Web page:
Italy could allocate funding of up to 1 billion euros ($1.1 billion) a year to help support its struggling auto industry, Economic Development Minister Giancarlo Giorgetti said on Thursday.
The possible three-year plan, which could be approved as early as Friday, includes incentives and financial support to convert industrial capacity to more environmentally friendly models, Giorgetti said in an interview with financial daily Il Sole 24 Ore.
The European auto industry is in the midst of its worst period for new registrations since the Association of European Automobile Manufacturers began monitoring the market in the early 1990s. Registrations fell 2.4% to 822,423 in January compared to last year, the association said on Thursday.
Multinational carmaker Stellantis NV, which operates a dozen factories in Italy, has been hit particularly hard by the pandemic, with a ripple effect on its network of suppliers, an Italian parliamentary intelligence committee said last week. Stellantis, resulting from the merger in 2021 of the French group PSA and the American-Italian group Fiat Chrysler, employs some 50,000 people in Italy.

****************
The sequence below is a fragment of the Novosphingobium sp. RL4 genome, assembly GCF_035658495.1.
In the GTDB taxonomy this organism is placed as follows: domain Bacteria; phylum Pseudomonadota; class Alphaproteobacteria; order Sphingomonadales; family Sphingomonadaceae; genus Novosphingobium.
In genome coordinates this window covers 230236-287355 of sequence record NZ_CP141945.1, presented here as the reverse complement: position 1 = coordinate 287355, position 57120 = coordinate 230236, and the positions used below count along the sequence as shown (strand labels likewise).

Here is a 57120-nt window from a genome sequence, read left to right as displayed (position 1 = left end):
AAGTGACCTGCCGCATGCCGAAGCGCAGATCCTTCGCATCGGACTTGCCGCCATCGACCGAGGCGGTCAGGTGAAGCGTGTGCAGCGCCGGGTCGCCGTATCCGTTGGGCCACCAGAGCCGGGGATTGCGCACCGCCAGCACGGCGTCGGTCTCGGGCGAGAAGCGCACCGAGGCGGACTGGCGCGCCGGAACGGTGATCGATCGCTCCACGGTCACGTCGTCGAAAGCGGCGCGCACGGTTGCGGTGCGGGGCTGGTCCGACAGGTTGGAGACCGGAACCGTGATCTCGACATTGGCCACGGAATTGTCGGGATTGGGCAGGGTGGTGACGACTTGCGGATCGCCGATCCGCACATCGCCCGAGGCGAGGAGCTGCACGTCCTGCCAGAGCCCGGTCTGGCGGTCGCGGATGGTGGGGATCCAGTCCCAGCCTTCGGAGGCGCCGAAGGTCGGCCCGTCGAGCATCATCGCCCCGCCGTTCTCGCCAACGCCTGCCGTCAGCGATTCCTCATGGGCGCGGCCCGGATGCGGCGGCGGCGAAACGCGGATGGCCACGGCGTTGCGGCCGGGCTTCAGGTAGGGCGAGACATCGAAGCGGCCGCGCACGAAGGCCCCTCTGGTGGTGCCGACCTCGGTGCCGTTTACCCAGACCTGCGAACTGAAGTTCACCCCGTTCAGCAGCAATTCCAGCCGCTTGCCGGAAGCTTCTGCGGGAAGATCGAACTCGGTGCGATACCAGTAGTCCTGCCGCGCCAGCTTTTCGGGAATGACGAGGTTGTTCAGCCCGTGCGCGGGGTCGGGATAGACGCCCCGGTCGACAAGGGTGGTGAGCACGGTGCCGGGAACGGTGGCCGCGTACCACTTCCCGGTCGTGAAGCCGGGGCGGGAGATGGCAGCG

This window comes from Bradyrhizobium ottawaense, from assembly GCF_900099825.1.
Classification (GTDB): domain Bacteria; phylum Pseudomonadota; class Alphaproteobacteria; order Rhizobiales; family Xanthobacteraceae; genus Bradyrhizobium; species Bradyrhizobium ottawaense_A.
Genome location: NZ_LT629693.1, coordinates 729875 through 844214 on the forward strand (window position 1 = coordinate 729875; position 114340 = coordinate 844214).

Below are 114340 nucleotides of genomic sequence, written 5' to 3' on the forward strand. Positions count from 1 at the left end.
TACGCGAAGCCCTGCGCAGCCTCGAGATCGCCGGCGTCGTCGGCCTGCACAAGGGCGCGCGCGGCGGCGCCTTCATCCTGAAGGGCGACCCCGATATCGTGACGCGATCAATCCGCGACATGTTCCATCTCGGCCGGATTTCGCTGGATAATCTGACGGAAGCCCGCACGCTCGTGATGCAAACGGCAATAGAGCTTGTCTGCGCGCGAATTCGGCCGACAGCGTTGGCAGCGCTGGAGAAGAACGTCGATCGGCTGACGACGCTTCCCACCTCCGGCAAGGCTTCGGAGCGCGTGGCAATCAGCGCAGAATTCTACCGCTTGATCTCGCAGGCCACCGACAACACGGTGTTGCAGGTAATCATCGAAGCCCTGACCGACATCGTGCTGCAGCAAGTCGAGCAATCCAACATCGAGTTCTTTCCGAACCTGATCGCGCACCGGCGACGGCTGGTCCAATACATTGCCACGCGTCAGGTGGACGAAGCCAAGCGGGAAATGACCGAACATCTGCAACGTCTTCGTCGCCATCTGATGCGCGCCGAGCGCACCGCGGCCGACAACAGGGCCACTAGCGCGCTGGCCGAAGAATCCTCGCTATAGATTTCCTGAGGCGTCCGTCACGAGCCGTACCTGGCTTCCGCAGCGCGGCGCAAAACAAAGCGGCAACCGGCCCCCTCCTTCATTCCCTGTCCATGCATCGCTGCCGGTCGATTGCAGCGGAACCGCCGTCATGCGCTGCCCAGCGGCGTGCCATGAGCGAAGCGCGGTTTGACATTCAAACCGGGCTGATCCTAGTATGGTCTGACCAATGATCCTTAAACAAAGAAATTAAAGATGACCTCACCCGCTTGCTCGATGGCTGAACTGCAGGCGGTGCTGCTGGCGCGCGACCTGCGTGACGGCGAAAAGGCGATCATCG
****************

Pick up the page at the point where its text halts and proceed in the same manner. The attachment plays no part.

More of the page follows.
The committee also called on Italian lender Cassa Depositi e Prestiti SpA to take a stake in Stellantis to balance France’s stake in the company.
Although the new measures aim to push Italian carmakers towards electric vehicles, Rome would still support the production of certain petrol, diesel and hybrid cars, the minister said. “Helping just the electrical side would be doing foreign automakers a favor,” Giorgetti said in the interview. “We also need to encourage less wealthy people to buy cheaper vehicles.”
Italy has been seen as a laggard in the production of electric vehicles as the government pressured the European Union to postpone deadlines for plans to phase out internal combustion in a bid to support automakers from high performance like Ferrari NV and Lamborghini SpA.
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